Much the same may be said about Prajnesh now 31. At the subsidiary level he has not done badly winning two ATP Challenger and eight ITF singles titles. But when it comes to tournaments that really matter he has not progressed beyond the first round at each of the four Grand Slam events. A bronze medal in the men’s singles event at the 2018 Asian Games at Jakarta is poor consolation for one who promised so much and after achieving a career best ranking of 75 in 2019 he has now slipped to 130.

Ramkumar now 26 was another who gave the distinct impression of going far. His aggressive style of play saw him in 2018 reach his first ATP world tour final becoming the first Indian to reach a ATP world tour singles final since Somdev in 2011. A year earlier he had made headlines when in the Antalya Open he upset world No 8 and top seed Dominic Thiem in the second round. Then ranked 222 and playing his first match against a top ten player Ramkumar won 6-3, 6-2 and progressed till the quarterfinal where he went down to Marcus Baghdatis in a third set tie break. However he has a dismal record when it comes to Grand Slams being eliminated at the qualifying rounds of all four events and after reaching a career high ranking of 111 three years ago he has slid to 202.

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The latest to join the Indian bandwagon is 23-year-old Sumit Nagal who first came into prominence in 2015 by winning the boys doubles title at Wimbledon. Coming through the qualifying rounds at the US Open in 2019 he caused a flutter by taking a set off Roger Federer in the first round and the all-time great had a few good things to say about the talented young Indian.

August 23, 2019 – Sumit Nagal in action against Joao Menezes at the 2019 US Open. (Photo by Mike Lawrence/USTA)

A year later he went one better by making the second round of the US Open becoming the first Indian since Somdev to win a match in the main draw before being defeated by the No 2 seed Dominic Thiem. However Sumit has been eliminated at the qualifying stage at both Wimbledon and the French Open and this year went down in the first round at the Australian Open. After achieving a career best ranking of 122 some six months ago Sumit is now at 136.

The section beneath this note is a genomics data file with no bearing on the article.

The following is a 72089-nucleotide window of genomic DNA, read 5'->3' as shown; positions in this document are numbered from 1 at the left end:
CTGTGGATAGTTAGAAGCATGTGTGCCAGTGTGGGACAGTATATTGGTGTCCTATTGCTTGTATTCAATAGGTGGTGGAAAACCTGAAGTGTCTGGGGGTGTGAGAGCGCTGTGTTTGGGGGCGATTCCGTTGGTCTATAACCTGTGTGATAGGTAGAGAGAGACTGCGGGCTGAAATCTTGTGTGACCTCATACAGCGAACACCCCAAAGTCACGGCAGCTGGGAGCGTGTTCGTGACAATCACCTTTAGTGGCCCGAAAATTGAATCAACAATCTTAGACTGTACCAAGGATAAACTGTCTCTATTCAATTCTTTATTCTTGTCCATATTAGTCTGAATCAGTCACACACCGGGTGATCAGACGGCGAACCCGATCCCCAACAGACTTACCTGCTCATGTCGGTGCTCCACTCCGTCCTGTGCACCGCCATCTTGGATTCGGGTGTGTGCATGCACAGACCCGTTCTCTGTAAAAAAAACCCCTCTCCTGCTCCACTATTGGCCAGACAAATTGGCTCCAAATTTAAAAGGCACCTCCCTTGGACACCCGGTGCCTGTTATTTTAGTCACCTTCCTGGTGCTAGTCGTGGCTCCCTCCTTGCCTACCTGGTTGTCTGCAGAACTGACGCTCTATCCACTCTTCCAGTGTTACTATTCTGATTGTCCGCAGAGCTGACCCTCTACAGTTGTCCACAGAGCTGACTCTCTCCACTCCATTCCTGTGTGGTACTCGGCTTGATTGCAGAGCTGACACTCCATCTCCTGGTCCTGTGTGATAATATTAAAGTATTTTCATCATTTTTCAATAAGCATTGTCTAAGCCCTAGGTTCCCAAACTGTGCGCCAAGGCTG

So it is easy to see why India is not making a splash at the Davis Cup and why Indian players are not making any impact around the ATP Tour circuit let alone Grand Slams. The way things are the record is unlikely to improve. #KhabarLive #hydnews

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A senior journalist having 25 years of experience in national and international publications and media houses across the globe in various positions. A multi-lingual personality with desk multi-tasking skills. He belongs to Hyderabad in India. Ahssanuddin's work is driven by his desire to create clarity, connection, and a shared sense of purpose through the power of the written word. His background as an writer informs his approach to writing. Years of analyzing text and building news means that adapting to a reporting voice, tone, and unique needs comes as second nature.